Real Time Farms
Real Time Farms is an online, live, local food guide that traces your food from farm to fork. It is powered by the people; everyone can add and/or edit information on their local farms and/or markets and discover locally sourced restaurants in their area. The mission of Real Time Farms is to excite and educate people about where they can find fresh, local sources of food, bringing transparency to the food web. We believe that when people know where their food comes from, it leads naturally to choices that are healthiest for themselves and the environment. Website.
“The Wall of Preserves”
Within the Homegrown exhibit the Museum of Vancouver will be building an 8′ x 6′ wall to exhibit glass jars of preserves. MOV invites the people from the City of Vancouver to contribute to this wall throughout the course of the exhibit which will culminate in a beautiful multi-coloured display of the preserving work done by groups and individuals. Fresh Choice Kitchen blog.
Farmer rips page from corporate strategy handbook
But Mr. Vanderkooi’s push to expand the family business didn’t just involve a bigger herd of cows. More unusually, he assembled the pillars of a small agricultural empire, the type of integrated strategy that is generally the domain of large corporations. The result is a small business unlike most others, one with parts that add up to a stronger whole, said Colleen Collins, the associate dean and a marketing professor at Simon Fraser University’s business school. Globe and Mail story.
B.C. program schooling kids with fresh, local fare
Given the choice between a salad bar or lunch packed by mom, a surprising number of students at Mountview Elementary go for the lettuce and mustard greens. At the tiny school in Williams Lake, B.C., 160 out of 200 students line up on Tuesdays and Thursdays to munch on asparagus, broccoli or snap peas and tuck into dishes such as bison-vegetable chili. Globe and Mail story.
Graham promises to support local growers
The Liberals are promising to push an “eat local food” agenda if they win the Sept. 27 provincial election. Leader Shawn Graham told the crowd at his nominating convention in Bouctouche, N.B., on Sunday that such a program would benefit the province on a number of fronts. Consumption of local products creates jobs, promotes health and is easier on the environment because it requires less shipping, Graham said. CBCNews.ca story.
Food regulations put small vendors in a pickle
Five farmers pulled out of the Aug. 14 event after a health inspector wanted to test jams. All other vendors had to fill out a detailed form on their products. “Why do we have to fill out a form to sell what we pull out of the ground?” said Suzan Philippe, who had to wrap her lettuce in plastic bags. “I think it was a deterrent for a lot of people. I don’t think I’ll do it again next year.” The rules have festival organizer Michelle Pentz Glave fearing it may become impossible to separate the state from church bake sales and community festivals. Globe and Mail story.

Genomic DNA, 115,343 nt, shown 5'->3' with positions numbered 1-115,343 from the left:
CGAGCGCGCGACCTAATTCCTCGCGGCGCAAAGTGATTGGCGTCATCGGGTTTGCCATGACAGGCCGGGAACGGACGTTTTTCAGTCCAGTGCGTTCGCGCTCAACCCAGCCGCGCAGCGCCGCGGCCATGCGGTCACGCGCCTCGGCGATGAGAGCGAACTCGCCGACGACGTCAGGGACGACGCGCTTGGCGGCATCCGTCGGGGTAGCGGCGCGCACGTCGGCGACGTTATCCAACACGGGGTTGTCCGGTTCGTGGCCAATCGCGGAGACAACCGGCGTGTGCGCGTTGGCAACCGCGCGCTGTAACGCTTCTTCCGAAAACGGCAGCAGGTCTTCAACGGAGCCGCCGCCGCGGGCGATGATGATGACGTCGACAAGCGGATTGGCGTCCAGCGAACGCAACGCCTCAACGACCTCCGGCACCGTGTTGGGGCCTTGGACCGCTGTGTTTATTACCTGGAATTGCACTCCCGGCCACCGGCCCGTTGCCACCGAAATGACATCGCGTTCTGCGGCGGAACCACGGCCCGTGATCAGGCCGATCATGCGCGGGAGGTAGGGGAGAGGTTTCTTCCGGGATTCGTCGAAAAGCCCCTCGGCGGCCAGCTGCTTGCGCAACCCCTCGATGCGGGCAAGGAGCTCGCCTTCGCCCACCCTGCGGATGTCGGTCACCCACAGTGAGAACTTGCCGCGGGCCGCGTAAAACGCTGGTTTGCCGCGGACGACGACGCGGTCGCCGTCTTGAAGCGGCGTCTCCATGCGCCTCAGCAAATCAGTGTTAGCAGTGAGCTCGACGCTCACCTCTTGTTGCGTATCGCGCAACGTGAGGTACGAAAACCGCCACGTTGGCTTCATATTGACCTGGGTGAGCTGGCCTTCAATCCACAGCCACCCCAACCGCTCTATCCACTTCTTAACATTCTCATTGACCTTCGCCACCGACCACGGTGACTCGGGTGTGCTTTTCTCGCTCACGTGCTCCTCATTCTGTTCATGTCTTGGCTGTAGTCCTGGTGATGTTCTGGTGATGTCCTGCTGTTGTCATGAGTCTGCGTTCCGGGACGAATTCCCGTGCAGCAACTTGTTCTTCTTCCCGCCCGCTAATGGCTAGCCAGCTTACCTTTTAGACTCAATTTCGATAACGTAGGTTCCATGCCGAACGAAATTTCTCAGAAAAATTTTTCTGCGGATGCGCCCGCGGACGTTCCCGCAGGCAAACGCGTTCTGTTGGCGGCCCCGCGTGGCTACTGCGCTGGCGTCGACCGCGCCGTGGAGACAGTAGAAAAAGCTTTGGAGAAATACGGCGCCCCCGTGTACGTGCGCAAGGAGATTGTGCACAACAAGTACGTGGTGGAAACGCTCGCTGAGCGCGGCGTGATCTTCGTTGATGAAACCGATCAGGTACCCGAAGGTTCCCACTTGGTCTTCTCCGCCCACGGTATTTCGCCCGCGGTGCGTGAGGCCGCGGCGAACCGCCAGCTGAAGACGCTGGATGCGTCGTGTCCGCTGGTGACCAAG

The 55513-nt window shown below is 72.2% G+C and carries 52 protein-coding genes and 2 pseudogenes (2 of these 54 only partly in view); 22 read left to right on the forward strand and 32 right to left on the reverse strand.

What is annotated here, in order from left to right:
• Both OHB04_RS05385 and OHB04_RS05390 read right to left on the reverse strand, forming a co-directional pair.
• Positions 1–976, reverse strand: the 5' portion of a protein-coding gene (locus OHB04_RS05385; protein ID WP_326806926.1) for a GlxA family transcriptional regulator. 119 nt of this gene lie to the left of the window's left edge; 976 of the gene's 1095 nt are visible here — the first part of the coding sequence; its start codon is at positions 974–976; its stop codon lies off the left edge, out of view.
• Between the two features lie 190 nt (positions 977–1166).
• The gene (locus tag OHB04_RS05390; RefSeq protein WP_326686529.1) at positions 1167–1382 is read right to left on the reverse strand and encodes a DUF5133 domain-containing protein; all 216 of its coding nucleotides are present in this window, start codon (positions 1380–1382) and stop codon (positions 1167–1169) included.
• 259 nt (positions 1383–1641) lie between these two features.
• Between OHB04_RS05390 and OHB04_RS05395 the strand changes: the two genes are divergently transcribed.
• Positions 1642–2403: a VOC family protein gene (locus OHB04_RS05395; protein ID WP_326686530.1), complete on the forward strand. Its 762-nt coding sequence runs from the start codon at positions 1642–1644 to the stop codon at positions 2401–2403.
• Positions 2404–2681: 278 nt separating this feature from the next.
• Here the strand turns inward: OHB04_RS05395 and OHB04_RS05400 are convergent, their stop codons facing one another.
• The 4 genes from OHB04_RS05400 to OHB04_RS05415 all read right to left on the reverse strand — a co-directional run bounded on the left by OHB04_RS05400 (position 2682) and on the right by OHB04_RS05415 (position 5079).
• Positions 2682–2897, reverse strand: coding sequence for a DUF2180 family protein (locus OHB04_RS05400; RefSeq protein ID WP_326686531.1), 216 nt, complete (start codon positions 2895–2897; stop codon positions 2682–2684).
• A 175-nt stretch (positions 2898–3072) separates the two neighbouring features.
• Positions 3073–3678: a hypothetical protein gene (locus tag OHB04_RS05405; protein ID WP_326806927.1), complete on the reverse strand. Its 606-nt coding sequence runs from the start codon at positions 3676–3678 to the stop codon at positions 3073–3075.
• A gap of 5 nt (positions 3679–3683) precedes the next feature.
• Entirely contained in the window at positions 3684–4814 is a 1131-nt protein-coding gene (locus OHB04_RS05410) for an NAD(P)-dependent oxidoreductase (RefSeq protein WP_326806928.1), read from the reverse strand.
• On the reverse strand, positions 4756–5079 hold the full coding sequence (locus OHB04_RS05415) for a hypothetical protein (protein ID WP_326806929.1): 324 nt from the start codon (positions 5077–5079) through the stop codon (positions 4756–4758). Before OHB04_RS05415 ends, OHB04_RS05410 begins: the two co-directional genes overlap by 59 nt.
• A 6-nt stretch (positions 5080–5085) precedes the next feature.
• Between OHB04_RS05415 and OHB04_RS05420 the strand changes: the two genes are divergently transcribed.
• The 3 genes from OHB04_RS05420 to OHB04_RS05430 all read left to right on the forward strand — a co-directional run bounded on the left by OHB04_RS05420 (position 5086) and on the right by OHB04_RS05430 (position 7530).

A toast to contented cows
Darrel Timm doesn’t feed his cattle in the evening any more — their mooing kept him awake all night. That’s because their feed is laced with red wine — a litre a day each — which has made for some very happy cattle. B.C. farmers Timm and his sister Janice Ravndahl are pretty happy too with the enthusiastic response of chefs and specialty stores to their Sezmu Meats. Riley Bennett, chef at Mission Hill Winery’s Terrace Restaurant near Kelowna, says their $24 short ribs and $27 striploins are very popular with patrons who exclaim over the dark red colour of the meat and its taste. Toronto Star story.
Website for Young Producers Receives AVAC Funding
Farmon.com, is a website that connects young producers to the information, resources, and planning they need to sustain the family farm. Jackie Northey is one of the partners in this venture, and recently gave details about their AVAC funding on Call of the Land. Details.
One-Year Anniversary of Unique American “Know Your Farmer” Campaign
It’s the one-year anniversary of a unique program launched by the United States Department of Agriculture. Dubbed “Know Your Farmer, Know Your Food,” the program is a $65-million initiative that aims to promote local and regional food systems, stimulate community economic development and ensure equitable access to affordable, fresh and local food. I’ve got to say that I really admire the American initiative because of its sheer conviction, overall coordination and “can do” attitude. Because of that, I extend a “happy one-year anniversary” to the USDA’s “Know Your Farmer, Know Your Food” program. Christian Farmers Federation of Ontario Commentary by John Clement.
A Review of Farmland Trusts
The review summarizes and analyzes information from farmland trusts across Canada, the United States and the United Kingdom, in conjunction with other information sources, to support development of regional and provincial farmland trusts in British Columbia. There are eight sections to this report. Sections 1 and 2 describe farmland trusts and why they are important. Section 3 discusses structure and governance while Section 4 addresses strategic planning. Farmland Trust activities are covered in Section 5 and the question of financial sustainability is addressed in Section 6. Section 7 offers overall conclusions and recommendations, followed by Section 8 providing an annotated list of information sources. Sections 1 to 7 contain a set of conclusions specific to each topic. Review (2MB PDF).
AND if You Have Time
Video intended to make your veggies famous.